Wednesday, April 20, 2016

Motherhood: Only the Fashions Have Changed

This is not the post I feel like writing.

I've got two others in the queue, partially complete. One is a review of Fidayeen, the new novel by my friend and loyal Drunkard Bill the Butcher. (Condensed version ahead of publication: Download it to your Kindle and read it right now.) The other is my take on the latest attempt by Texas nutjobs to secede from the Union, as requested by Miss Othmar.

Don't those both sound interesting?

But I'm not finishing either of those posts tonight, thanks to...TEENAGE DRAMA.

Chapter 42.

Verse 7.


Motherhood. It's like THE best thing ever, you guys.
I'm not going to go into a ton of detail, partly because I'm going to respect the privacy of Precocious Daughter and her boyfriend in this matter, and partly because I'm just fucking tired. Long story short, the boyfriend (he needs a blog-nickname, doesn't he? I'll work on that) is here at the apartment because it's sort of a port in the storm for him right now. He's got some family issues, as well as some anxiety/depression issues, so I'm making sure he's not just wandering the streets, because I happen to care a lot about him and his family.

On the other hand, I'm becoming concerned that PDaughter is falling into the pattern of an enabler when it comes to him. Having myself recently broken a decades-long pattern of enabling (OK, except for the part where I helped my almost-ex do his taxes this weekend because he had no clue and I just couldn't leave him to his own devices...don't judge), I'm anxious for her to understand that it's neither healthy nor beneficial for her to assume the role of savior. It can't be done.

Part of me wants to put my foot down and say, No more. PDaughter, step away from this emotionally dangerous situation. Boyfriend, deal with your own problems and don't come back until you have. Period. The Great and Powerful Mother has spoken.

Ain't no way, ain't no how. You dig?

Do you want to know why I haven't done that, apart from constitutional weakness?

Because every time I see myself putting my foot down, being the bad cop, exerting my parental authority, and whatnot, I think about the 70s sitcom "One Day at a Time."

Specifically, the episode "The Runaways," in which Ann Romano and daughter Julie clash over the direction of Julie's life, and she subsequently runs off with her tight-jeans-wearing, van-driving boyfriend.

And I don't just think about it. I literally replay the whole thing in the my head until I'm terrified that PDaughter will go full Julie if I fly off the handle about this whole thing.

Here's Part 1 of "The Runaways" if you haven't seen it. The video and audio are horrible, but you can clearly see Mackenzie Phillips' Dorothy Hamill hair, and that's all that really matters.

I remember watching this multi-part episode of "One Day at a Time" when it first aired, and I never forgot it. Not when my big sister fought with my parents, not when I was tempted to chuck my education and run away, not now that my own daughter is having boyfriend issues. (By the way, in my family dynamic, I was totally Barbara, other than the being-cute-as-a-button part.)

You really should watch the terrible-quality video above, especially if you didn't grow up watching "One Day at a Time." A show about a single mom was absolutely ground-breaking in the mid-70s, and I'd be lying if I said it hasn't influenced my own new experience with single motherhood.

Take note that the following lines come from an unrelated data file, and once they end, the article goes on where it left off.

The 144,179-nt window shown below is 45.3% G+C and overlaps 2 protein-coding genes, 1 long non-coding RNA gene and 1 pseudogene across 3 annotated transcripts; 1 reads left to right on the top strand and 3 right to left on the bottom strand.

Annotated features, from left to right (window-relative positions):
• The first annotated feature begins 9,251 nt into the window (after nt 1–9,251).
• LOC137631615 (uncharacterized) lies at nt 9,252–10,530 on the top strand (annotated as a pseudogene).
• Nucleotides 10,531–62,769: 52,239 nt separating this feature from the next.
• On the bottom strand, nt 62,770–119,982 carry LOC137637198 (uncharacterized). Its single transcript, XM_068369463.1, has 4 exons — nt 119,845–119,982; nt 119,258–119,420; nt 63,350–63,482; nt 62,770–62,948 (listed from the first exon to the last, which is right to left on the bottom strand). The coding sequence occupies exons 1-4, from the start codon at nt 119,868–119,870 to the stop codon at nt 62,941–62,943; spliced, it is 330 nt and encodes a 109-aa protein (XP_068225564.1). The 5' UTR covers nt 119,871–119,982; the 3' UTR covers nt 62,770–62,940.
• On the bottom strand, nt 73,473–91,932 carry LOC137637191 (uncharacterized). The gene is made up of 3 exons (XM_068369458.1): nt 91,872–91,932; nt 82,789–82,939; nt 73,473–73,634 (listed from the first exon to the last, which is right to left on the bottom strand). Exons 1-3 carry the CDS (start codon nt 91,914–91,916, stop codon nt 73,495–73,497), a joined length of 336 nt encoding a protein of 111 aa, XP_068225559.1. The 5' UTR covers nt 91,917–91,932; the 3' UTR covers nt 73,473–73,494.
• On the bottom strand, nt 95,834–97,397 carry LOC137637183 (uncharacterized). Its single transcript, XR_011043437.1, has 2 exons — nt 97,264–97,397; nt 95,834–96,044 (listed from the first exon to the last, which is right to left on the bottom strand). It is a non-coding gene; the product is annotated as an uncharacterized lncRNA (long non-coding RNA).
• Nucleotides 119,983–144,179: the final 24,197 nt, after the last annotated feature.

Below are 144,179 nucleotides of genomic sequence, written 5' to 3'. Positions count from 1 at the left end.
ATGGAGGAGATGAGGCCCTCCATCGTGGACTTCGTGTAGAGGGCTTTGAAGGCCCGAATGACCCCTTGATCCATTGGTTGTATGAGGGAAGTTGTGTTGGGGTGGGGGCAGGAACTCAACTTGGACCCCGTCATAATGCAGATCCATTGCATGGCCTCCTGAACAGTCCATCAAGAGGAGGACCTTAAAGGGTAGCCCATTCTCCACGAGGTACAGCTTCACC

I think I have better hair than Bonnie Franklin. Maybe.

In any event, it's 8:30 p.m., the boyfriend is here, I'm in contact with his family hoping for a resolution, and I'm not blogging about the stuff I intended to blog about tonight.

Thoughts are welcome.


  1. Ooh, I remember those episodes, and even as a kid I wanted to wring Julie's neck. What a pain in the ass.

    Also, your hair is way better than Ann Romano. Fuck that.

    Finally, I have no advice because I enable like a motherfucker. It's what I do. So. Yeah.

    Hang in there.

  2. I'm with you guys. I'm totally an enabler, and I'll put myself at the bottom of the pile to keep everyone around me happy. One suggestion I can make is to sit PD down and gently remind her that you went through it and you want her to be happy. You dont want her to go through the same heartaches you did. Telling her to stay away from him will surely result in a full out Julie, so just keep letting her know you love her and are there for her.

    And if he ever hurts her, we'll all be forced to break his face.

    Love you!

  3. I have a terrible feeling of deja vu when you describe the situation with PD and PB (Preternatural Boyfriend?). I was not in this situation, but I have seen it close up with a friend and the friend's boyfriend. In the end, after I had to do all the interference running and so on (including putting the boyfriend up with me for a week) they, predictably, broke up in the end.

  4. The only thing you can control are your own choices. Choose kindness. Choose mercy. Understand your own boundaries and be clear about the shit up with which you will not put. It's not just kids who need boundaries; we all need to know our own and communicate them clearly to our loved ones. It sounds like bullshit when I read that back, and it's taken me years to practice it as imperfectly as I do, but it's the only way that works for me. The 2 extremes either way are being an enabler or being a bitch. I try to choose to be neither. I do hope you find your way in this.

    1. This is an amazingly moving response. Thank you, Bootsy.

  5. No, thank you, Chuck! I love your blog. I found it following the link from the Comics Curmudgeon and have been reading it for a while. Looking forward to the Texas secession post!


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